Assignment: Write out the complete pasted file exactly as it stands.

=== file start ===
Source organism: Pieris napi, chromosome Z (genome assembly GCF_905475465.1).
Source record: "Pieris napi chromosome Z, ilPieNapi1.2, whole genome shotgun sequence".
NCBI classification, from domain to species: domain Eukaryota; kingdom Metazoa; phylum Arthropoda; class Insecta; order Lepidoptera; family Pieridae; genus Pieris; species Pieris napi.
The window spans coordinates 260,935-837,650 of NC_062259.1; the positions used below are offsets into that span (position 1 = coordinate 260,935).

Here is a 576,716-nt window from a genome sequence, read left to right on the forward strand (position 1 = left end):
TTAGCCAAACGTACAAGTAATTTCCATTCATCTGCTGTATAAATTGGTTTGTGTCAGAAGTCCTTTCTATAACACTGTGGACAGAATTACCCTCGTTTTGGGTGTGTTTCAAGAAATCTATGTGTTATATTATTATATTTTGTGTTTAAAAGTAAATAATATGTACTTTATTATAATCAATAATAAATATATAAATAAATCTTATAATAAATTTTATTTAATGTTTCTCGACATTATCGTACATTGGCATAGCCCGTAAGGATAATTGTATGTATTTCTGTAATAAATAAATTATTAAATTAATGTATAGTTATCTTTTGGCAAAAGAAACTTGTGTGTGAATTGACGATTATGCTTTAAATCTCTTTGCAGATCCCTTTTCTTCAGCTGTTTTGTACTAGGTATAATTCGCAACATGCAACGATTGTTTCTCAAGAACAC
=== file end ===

Source organism: Pieris napi, chromosome Z (genome assembly GCF_905475465.1).
Source record: "Pieris napi chromosome Z, ilPieNapi1.2, whole genome shotgun sequence".
NCBI classification, from domain to species: domain Eukaryota; kingdom Metazoa; phylum Arthropoda; class Insecta; order Lepidoptera; family Pieridae; genus Pieris; species Pieris napi.
The window spans coordinates 260,935-837,650 of NC_062259.1; the positions used below are offsets into that span (position 1 = coordinate 260,935).

Here is a 576,716-nt window from a genome sequence, read left to right on the forward strand (position 1 = left end):
TTAGCCAAACGTACAAGTAATTTCCATTCATCTGCTGTATAAATTGGTTTGTGTCAGAAGTCCTTTCTATAACACTGTGGACAGAATTACCCTCGTTTTGGGTGTGTTTCAAGAAATCTATGTGTTATATTATTATATTTTGTGTTTAAAAGTAAATAATATGTACTTTATTATAATCAATAATAAATATATAAATAAATCTTATAATAAATTTTATTTAATGTTTCTCGACATTATCGTACATTGGCATAGCCCGTAAGGATAATTGTATGTATTTCTGTAATAAATAAATTATTAAATTAATGTATAGTTATCTTTTGGCAAAAGAAACTTGTGTGTGAATTGACGATTATGCTTTAAATCTCTTTGCAGATCCCTTTTCTTCAGCTGTTTTGTACTAGGTATAATTCGCAACATGCAACGATTGTTTCTCAAGAACAC